3:AM: Sidgwick is the final ‘happiness philosopher’ you discuss in your book, and of course you have written about him before. He’s probably less well known outside of philosophy circles than Bentham and JS Mill certainly and probably even Godwin, but he’s had enormous influence – Parfit was a great admirer and Pete Singer is also. He was very well connected and knew all the establishment figures of his day – so why is he so relatively obscure? Is it because his writing is dry and his ideas cautious or is it more to do with his own self-assessment, his crisis of faith and his strange ‘inner intellectual life’? Or is it that he was seen as too Victorian at a time when Victorianism was being thrown out for something much more modern and exciting (like Wittgenstein for example), as it seemed then? (Sorry about the length of that one!)

BS: I have always found it difficult to write about Sidgwick without doing so at length, so you are excused. There is no denying that at the beginning of the twentieth century, Sidgwick’s own students, Russell and Moore, and others in the Bloomsbury group, regarded him as out-of-date, a stodgy old man (neither at that point realized how much of Sidgwick’s outlook they had absorbed). Lytton Strachey had considered including him in the cast of Eminent Victorians, his scathing put down of the previous generation. But it also needs to be said that Sidgwick himself did an excellent job of concealing his more interesting sides, his bolder and more radical sides.

He is a case in point of someone who was weighed down by notions of proper academic professionalism and respectability, feeling that as an academic in a prominent position he was not always at liberty to say what he thought. This is part of the reason why his deep friendship with one of the early champions of what would later be called gay liberation, the brilliant classicist and literary critic John Addington Symonds, was obscured for so long. Sidgwick was adept at keeping his friends out of trouble and avoiding scandal. It is not so surprising that in the Methods of Ethics he developed an elaborate justification, in abstract terms, of the utilitarian case for keeping some parts of morality “esoteric.”

3:AM: Can you outline for us the key ideas of Sidgwick and in particular indicate the directions he took hedonistic utilitarianism that previous secular utilitarians had not?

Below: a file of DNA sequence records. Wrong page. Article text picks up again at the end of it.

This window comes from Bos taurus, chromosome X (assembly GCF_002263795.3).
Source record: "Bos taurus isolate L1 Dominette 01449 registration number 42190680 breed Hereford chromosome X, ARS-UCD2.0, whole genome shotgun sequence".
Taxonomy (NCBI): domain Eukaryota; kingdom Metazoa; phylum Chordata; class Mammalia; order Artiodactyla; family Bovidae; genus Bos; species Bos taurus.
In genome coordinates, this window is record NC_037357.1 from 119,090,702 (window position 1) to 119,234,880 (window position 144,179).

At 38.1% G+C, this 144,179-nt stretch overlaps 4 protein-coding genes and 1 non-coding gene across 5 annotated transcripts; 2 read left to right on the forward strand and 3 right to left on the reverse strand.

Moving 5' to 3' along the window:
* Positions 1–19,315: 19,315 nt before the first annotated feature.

BS: Well, I just indicated one, but there were others as well. On the philosophical side, one should consult such works as Roger Crisp’s The Cosmos of Duty and Peter Singer and Kasia de Lazari-Radek’s The Point of View of the Universe, along with such older works as Jerry Schneewind’s Sidgwick’s Ethics and Victorian Moral Philosophy. The symposium that I edited on The Point of View of the Universe is available. Sidgwick had a very keen philosophical eye, and he was the first to note the significance of future generations for thinking about such matters as whether to maximize total or average utility. And when it came to foundational metaethical matters, he really turned some things around, grounding utilitarian principles on a cognitive intuitionism that owed more to William Whewell, the arch critic of utilitarianism, than to Mill.

His special, non-reductive but non-metaphysical form of cognitive intuitionism has had a big impact on Parfit, Singer, and many others. And Sidgwick also had a more acute religious sensibility than most of his predecessors, a sensibility that ultimately turned him into one of the most important parapsychologist in history, as he sought empirical evidence for the reality of the afterlife. He spent an enormous amount of time trying to get to the bottom of ghost stories. This is another side of him that is only vaguely hinted at in his more academic moral philosophizing. He did not find the hard evidence that he hoped to find, for an afterlife, but he did come to believe in telepathy.

3:AM: These guys and utilitarianism are stereotypically thought of as being secular and materialistic but in many of the figures there were spiritual, sometimes even weird parapsychological elements running through. Can you say something about this and how important these esoteric interests were for the movement? Do you think they rather diminish the ideas or do they indicate an open-mindedness and non-dogmatic approach that may be lost to contemporaries of mainstream academic philosophy and something we may regret having lost?

BS: I think that the great classical utilitarians were admirable in their shared openness and willingness to embrace the weird and uncanny. The world is a very weird place, and they captured more of that weirdness than their contemporaries.

Godwin’s Lives of the Necromancers was far ahead of its time in showing how intellectual and philosophical progress has often been embedded in strange and esoteric practices.

In many respects, they are more the immediate predecessors of someone like William James, who dedicated his great work The Varieties of Religious Experience to Mill, than to the neoclassical economists or the bureaucrats of the iron cage.

3:AM: And finally, are there five books other than your own that you can recommend to the readers here at 3:AM to take us further into your philosophical world?

BS: See above! Also, Dale Jamieson, Reason in a Dark Time.

First published in 3:AM Magazine: Saturday, July 22nd, 2017.